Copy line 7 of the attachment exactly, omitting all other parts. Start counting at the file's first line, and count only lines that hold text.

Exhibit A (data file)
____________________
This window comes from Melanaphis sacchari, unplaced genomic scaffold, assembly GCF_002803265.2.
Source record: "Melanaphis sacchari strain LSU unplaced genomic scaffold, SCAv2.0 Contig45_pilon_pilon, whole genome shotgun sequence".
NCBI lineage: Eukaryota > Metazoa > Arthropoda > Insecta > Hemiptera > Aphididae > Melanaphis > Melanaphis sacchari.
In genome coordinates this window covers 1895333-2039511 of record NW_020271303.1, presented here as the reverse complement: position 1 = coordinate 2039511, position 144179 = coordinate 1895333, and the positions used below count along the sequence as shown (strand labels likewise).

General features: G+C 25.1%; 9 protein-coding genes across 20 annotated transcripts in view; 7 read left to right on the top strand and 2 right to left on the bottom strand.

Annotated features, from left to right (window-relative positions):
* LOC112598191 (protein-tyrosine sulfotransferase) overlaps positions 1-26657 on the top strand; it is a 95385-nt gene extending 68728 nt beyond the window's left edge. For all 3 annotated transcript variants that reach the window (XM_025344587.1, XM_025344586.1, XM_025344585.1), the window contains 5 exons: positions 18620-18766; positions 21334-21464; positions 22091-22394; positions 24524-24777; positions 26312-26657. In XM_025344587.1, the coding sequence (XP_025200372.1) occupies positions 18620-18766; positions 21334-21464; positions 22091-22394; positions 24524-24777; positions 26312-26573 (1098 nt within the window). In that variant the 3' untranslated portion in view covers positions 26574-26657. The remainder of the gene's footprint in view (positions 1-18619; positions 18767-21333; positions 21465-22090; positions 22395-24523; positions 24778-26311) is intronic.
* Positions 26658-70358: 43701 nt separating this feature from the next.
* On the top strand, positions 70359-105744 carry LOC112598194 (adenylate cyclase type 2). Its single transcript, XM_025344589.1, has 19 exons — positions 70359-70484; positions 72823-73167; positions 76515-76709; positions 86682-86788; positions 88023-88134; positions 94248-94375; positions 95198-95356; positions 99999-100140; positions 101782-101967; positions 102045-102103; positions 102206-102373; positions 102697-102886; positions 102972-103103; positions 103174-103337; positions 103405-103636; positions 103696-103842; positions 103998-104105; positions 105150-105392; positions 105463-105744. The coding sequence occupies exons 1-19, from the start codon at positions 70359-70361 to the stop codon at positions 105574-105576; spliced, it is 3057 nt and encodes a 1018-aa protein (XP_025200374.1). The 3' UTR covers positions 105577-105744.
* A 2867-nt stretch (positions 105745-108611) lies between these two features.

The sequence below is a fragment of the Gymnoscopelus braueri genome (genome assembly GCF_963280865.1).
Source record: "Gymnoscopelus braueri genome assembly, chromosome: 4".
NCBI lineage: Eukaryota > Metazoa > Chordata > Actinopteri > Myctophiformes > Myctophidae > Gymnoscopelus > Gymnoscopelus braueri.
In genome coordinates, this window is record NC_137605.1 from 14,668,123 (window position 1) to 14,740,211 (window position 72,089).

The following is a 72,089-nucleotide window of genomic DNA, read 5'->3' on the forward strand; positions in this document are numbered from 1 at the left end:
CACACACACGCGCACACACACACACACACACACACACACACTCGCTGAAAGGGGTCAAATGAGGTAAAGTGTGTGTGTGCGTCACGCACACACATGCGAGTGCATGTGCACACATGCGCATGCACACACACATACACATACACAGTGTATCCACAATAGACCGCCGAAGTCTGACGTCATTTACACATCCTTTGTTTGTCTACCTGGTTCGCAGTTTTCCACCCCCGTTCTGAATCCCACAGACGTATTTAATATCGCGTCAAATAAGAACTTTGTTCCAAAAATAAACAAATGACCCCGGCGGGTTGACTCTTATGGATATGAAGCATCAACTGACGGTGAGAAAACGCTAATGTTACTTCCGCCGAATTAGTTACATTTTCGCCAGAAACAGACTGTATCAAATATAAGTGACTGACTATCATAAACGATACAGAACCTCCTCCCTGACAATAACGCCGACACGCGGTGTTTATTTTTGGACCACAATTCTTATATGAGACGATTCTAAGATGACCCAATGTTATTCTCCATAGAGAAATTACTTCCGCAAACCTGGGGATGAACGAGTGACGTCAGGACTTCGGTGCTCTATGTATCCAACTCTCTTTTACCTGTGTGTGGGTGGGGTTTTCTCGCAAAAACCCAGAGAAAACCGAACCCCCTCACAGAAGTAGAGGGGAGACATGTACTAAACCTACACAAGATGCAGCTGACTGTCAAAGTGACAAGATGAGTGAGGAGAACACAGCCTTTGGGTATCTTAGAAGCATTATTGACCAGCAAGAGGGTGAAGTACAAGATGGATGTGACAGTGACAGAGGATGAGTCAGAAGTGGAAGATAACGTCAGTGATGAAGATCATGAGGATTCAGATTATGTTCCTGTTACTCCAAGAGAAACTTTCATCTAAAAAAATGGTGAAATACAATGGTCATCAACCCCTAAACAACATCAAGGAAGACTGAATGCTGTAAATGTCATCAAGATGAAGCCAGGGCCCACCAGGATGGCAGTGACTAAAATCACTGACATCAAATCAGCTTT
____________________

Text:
* LOC112598191 (protein-tyrosine sulfotransferase) overlaps positions 1-26657 on the top strand; it is a 95385-nt gene extending 68728 nt beyond the window's left edge. For all 3 annotated transcript variants that reach the window (XM_025344587.1, XM_025344586.1, XM_025344585.1), the window contains 5 exons: positions 18620-18766; positions 21334-21464; positions 22091-22394; positions 24524-24777; positions 26312-26657. In XM_025344587.1, the coding sequence (XP_025200372.1) occupies positions 18620-18766; positions 21334-21464; positions 22091-22394; positions 24524-24777; positions 26312-26573 (1098 nt within the window). In that variant the 3' untranslated portion in view covers positions 26574-26657. The remainder of the gene's footprint in view (positions 1-18619; positions 18767-21333; positions 21465-22090; positions 22395-24523; positions 24778-26311) is intronic.